Poets always say, “If you love something, set it free.” But they’re poets, so who knows what the heck they’re talking about. Probably birds or flowers or something. What I’m getting at here is that poets should never run businesses, because in business, if you love something, you overpay it so that it stays. It’s the people you don’t love that you should “set free.” Like, for example, if you accidentally hire a bunch of poets.
There are many names for this process: firing, terminating, dismissing, letting go, canning, preforming open-business surgery, giving Donna her final curtsy, snipping the fat, trimming the scissors, letting bygones be career enders, melting army men, making Swedish on your promise, docking sail, mixing pepper with oregano, magnifying before you start Jaguar-ifying, etc., etc. What’s important isn’t what you call it; it’s how you do it.
Well, we here at the Sean University of Business Management Development Leadership had to go through this complicated process recently when new Dean-Chancellor of the Provost’s Office, Weaselfork, never even showed up for work. And since the whole thing is fresh in our minds, we thought we would share some tips in case you need to give some Donna at your company her last curtsy:
1. Put a fish tank in the room where you do your firing. Also, don’t let anyone use that room unless it’s for firing. That way the fired party will be more likely to seek retribution against the fish than against you. Because think about it: you’re the boss, so they saw you every day, but those fish? They were only there for the firing part. Suspicious!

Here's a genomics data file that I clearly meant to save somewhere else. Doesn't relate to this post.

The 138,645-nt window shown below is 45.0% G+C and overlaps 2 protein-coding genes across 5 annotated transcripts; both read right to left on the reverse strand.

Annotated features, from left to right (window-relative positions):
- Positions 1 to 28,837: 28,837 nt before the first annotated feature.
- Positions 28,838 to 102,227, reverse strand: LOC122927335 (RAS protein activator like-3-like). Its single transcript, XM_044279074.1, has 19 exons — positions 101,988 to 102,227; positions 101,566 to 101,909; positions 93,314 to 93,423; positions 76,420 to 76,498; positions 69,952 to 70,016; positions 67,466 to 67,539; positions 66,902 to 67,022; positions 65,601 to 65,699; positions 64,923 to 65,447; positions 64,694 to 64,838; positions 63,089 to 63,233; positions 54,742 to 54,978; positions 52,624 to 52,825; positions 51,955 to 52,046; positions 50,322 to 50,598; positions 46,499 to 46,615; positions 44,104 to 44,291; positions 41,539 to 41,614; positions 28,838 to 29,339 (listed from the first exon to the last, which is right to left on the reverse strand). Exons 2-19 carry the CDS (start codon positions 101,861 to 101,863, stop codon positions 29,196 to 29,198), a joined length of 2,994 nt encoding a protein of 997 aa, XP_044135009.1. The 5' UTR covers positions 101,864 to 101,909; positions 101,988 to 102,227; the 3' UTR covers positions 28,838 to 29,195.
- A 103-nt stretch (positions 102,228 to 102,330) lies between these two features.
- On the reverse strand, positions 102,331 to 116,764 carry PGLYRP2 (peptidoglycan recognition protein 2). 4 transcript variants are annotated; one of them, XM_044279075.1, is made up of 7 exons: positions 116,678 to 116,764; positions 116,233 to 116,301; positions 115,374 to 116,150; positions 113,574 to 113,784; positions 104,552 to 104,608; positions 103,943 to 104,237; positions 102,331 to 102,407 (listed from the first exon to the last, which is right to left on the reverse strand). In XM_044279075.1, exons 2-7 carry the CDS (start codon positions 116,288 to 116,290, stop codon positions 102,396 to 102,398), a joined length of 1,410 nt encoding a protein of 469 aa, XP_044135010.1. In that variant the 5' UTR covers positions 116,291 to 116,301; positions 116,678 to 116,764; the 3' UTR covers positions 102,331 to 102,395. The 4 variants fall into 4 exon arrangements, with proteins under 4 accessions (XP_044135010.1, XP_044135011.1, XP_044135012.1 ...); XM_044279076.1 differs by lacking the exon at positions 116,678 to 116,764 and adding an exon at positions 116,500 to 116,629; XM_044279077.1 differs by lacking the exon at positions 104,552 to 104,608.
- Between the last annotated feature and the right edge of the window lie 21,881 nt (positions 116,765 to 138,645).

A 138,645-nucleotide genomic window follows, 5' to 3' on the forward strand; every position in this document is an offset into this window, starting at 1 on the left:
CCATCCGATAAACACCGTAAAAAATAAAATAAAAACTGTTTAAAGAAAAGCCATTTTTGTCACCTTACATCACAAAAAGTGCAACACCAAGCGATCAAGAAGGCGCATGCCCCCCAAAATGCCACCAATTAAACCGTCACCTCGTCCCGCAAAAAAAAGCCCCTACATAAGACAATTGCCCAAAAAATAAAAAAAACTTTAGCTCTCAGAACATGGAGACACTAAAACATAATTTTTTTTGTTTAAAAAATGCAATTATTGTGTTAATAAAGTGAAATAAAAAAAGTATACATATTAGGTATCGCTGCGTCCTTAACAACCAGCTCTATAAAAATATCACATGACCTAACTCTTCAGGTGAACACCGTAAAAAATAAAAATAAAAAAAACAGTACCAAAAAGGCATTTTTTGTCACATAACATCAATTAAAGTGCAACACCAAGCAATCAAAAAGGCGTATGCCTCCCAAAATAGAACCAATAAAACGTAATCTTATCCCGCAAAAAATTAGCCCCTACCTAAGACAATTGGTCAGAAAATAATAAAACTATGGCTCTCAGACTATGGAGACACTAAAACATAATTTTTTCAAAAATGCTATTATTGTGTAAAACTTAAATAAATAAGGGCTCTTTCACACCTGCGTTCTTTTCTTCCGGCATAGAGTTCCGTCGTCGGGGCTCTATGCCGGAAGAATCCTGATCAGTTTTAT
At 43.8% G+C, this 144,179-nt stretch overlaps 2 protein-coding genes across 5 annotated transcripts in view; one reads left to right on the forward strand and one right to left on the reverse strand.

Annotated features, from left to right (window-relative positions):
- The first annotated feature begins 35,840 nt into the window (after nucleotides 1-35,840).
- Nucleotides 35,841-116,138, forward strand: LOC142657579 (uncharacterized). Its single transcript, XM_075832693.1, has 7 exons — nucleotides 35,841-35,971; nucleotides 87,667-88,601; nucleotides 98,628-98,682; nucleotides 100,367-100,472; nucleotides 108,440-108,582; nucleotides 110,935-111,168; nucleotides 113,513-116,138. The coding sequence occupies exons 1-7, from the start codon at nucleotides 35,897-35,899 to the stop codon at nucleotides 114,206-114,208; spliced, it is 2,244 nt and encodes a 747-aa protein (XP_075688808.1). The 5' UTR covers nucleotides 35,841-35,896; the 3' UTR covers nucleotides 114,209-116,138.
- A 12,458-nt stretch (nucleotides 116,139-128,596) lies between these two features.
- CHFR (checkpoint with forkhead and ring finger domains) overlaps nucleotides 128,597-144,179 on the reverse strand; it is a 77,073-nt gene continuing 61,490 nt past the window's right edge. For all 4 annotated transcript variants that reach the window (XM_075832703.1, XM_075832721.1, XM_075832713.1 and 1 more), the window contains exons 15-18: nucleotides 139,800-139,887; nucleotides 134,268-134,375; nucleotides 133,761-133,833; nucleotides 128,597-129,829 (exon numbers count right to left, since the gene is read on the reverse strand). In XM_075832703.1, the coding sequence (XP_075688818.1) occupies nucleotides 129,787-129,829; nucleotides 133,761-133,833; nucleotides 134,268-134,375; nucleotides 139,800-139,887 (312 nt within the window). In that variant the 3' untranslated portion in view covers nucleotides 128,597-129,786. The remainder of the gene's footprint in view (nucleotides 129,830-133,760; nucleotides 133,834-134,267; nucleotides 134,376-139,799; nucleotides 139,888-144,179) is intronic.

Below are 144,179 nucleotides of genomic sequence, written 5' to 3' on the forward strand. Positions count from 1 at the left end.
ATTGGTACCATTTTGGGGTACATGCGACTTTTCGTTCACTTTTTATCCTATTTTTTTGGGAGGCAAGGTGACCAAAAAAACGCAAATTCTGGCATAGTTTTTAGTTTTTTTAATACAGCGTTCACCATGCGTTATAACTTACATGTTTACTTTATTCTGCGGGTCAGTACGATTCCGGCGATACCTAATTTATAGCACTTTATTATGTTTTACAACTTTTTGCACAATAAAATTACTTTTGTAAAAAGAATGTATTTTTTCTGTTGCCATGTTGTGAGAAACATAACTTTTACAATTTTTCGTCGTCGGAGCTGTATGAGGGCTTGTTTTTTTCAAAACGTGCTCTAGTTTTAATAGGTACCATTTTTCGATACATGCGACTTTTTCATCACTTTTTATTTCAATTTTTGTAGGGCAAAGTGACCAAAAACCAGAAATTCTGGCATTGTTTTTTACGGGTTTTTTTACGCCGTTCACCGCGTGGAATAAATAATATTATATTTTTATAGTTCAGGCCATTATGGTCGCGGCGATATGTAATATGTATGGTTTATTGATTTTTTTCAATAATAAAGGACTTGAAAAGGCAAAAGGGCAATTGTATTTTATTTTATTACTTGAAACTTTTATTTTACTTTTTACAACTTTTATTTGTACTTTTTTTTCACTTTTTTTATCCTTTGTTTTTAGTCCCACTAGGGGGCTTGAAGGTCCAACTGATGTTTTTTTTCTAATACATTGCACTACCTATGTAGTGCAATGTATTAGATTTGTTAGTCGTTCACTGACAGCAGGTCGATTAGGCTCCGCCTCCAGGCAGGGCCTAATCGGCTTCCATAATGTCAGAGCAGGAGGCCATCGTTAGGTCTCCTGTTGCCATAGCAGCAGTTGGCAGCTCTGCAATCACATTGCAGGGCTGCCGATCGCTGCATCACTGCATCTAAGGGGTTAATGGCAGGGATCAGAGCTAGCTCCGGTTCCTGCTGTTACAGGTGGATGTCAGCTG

2. When telling a person that he or she has been let go, speak with a Russian accent. This’ll help in two ways: 1) Russian accents are funny so it’ll soften the blow; and 2) the person will be, like, “Whoa, wait! All along the boss was Russian and I didn’t even notice? Jeez, maybe I don’t deserve to keep this job.”
3. Make sure everyone you fire signs a No Traveling Back In Time To Save Your Employment Agreement before leaving. Because, c’mon, we’re talking about people who couldn’t handle a simple job. The last thing you wants is them getting behind the wheel of a time machine!
4. Cleaning out a workspace can be a sad, time-consuming ordeal, but only if the person who’s doing the cleaning is the person who just got fired. If you hire someone else to clean out fired people’s desks, there won’t be all those sad nostalgic moments. Now, as far as who to hire, you’ll want someone with recent of desk-cleaning experience at a respectable business. Maybe consider someone you’ve fired yourself. In fact, if you hire the person you’re in the middle of firing to clean out his own desk, he won’t have to leave, which means he won’t have to clean out anything, which means the process won’t take him any time at all, which means he won’t be doing much work, which means he’s really not necessary to your business’s success, which means you should probably let him go.
Well, that's it for the general advice. But, as usual, I am available to help you each individually. In the comments, tell me about someone you need to fire, and I'll tell you how to do it tactfully!